Network to link wireless world

Saturday, August 26th, 2006

TECHNOLOGY I Organizer says companies need to talk to each other

Gillian Shaw

Caroline Lewko, founder of the Wireless Innovation Network of British Columbia, is going global with a new organization that will bring together researchers, developers, companies and venture capitalists in an online network.

The new organization, the Wireless Industry Partnership or WIP, has its official launch Monday but already it counts 148 members on its roster, including the Ontario-based Ottawa Wireless Cluster to the MX Alliance in the United Kingdom.

Lewko said she came up with the idea of establishing a connector point for wireless businesses around the world when she found herself linking emerging companies with larger players and investment firms that are fuelling growth in the area.

“WIP is taking it to the next step,” she said. “I was finding there are more emerging companies that need to talk to each other; that need to be smarter about how they are building their technologies.

“They need those linkages to the investors and strategic partners.”

Members pay an annual fee of $300, which drops to $200 if they belong to one of WIP’s partner organizations such as WINBC. Lewko said her goal is to have 5,000 to 6,000 members participating in the network. The WIP connector portal is at

With wireless encompassing a wide range of technologies, from WiFi to 3G (third generation) to RFID (Radio Frequency Identification), Lewko said companies and individuals face a daunting task in finding the right help. They might need information on developing programs, deciphering regulatory issues or finding the right equipment.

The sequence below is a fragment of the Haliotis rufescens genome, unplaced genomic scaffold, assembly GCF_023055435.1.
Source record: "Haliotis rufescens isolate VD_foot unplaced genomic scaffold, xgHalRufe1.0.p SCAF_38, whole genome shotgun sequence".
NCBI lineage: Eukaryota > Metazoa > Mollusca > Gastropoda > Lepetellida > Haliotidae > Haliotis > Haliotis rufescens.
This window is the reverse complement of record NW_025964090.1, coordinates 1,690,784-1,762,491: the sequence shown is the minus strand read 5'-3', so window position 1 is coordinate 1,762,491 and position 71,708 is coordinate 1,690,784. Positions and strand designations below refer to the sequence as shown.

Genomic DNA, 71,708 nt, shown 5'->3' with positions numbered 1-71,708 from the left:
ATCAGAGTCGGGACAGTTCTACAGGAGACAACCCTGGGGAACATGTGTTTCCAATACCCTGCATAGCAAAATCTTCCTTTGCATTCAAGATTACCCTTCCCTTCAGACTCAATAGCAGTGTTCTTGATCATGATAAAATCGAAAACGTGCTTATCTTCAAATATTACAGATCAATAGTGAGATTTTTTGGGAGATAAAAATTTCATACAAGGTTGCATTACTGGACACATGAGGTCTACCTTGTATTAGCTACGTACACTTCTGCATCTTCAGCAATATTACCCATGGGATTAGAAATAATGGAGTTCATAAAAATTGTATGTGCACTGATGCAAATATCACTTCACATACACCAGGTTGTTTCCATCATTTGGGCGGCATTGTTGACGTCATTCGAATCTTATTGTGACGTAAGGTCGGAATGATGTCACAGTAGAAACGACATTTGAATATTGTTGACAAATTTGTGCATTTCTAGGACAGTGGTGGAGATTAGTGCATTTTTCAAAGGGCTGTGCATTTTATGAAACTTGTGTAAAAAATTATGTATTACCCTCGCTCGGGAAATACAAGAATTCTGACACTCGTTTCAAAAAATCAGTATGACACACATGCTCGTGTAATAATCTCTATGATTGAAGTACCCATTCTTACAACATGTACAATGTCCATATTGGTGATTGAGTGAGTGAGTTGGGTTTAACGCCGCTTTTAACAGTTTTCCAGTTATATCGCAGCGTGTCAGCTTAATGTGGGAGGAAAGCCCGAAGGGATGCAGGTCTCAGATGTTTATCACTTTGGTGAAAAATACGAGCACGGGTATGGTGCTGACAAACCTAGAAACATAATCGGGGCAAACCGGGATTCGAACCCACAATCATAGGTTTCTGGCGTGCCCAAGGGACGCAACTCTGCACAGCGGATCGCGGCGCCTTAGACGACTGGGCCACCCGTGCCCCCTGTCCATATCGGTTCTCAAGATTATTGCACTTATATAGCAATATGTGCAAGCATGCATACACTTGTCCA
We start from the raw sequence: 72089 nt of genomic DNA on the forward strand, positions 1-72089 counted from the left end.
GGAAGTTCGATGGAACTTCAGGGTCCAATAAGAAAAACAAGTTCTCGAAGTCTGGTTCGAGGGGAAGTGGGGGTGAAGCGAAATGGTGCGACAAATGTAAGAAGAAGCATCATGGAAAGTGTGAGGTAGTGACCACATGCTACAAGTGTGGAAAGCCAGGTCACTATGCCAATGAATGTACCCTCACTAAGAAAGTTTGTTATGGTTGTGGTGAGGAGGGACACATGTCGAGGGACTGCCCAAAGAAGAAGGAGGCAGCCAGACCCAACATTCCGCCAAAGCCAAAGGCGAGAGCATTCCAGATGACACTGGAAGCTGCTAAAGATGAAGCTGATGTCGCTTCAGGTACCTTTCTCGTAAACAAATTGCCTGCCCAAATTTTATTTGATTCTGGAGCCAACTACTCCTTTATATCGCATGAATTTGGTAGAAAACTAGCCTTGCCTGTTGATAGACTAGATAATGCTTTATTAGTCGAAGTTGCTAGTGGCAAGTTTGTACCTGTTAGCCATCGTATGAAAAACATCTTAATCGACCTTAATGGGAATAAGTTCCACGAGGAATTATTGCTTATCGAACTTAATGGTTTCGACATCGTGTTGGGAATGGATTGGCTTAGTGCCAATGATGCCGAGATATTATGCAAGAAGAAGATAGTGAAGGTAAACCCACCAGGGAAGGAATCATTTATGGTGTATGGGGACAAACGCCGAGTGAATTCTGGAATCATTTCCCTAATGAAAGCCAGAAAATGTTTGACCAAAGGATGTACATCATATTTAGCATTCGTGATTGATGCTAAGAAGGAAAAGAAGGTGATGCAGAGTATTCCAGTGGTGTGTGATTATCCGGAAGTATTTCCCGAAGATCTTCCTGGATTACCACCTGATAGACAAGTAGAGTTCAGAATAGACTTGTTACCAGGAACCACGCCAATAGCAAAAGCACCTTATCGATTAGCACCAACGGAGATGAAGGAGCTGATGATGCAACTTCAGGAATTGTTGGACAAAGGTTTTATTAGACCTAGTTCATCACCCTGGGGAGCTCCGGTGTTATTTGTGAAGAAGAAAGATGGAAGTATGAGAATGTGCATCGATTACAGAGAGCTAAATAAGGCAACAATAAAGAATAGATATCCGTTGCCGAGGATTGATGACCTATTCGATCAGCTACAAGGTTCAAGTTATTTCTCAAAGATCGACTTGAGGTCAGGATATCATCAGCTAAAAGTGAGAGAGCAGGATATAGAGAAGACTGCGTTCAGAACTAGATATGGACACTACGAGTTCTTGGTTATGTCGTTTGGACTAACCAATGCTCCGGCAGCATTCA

“Wireless is a really complex issue,” she said. “It is overwhelming for a lot of people.

The Wireless Industry Partnership website links members through a ‘connector’ section that focuses on the strengths of each organization, detailing their markets, value chains and the types of transmission and technologies they use.

“It is a really different approach to networking and directories,” said Lewko.

Lewko points out that the wireless sector is one that faces huge growth. While the global telecommunications market is expected to grow in the single digits in the coming years, wireless is expected to enjoy double-digit growth. WIP points to Insight Research Corporation’s 2006 Telecommunications Industry Review, which predicts the wireless services market will approach $1 trillion US by 2010 and represent more than 55 per cent of the entire telecommunications sector.

© The Vancouver Sun 2006


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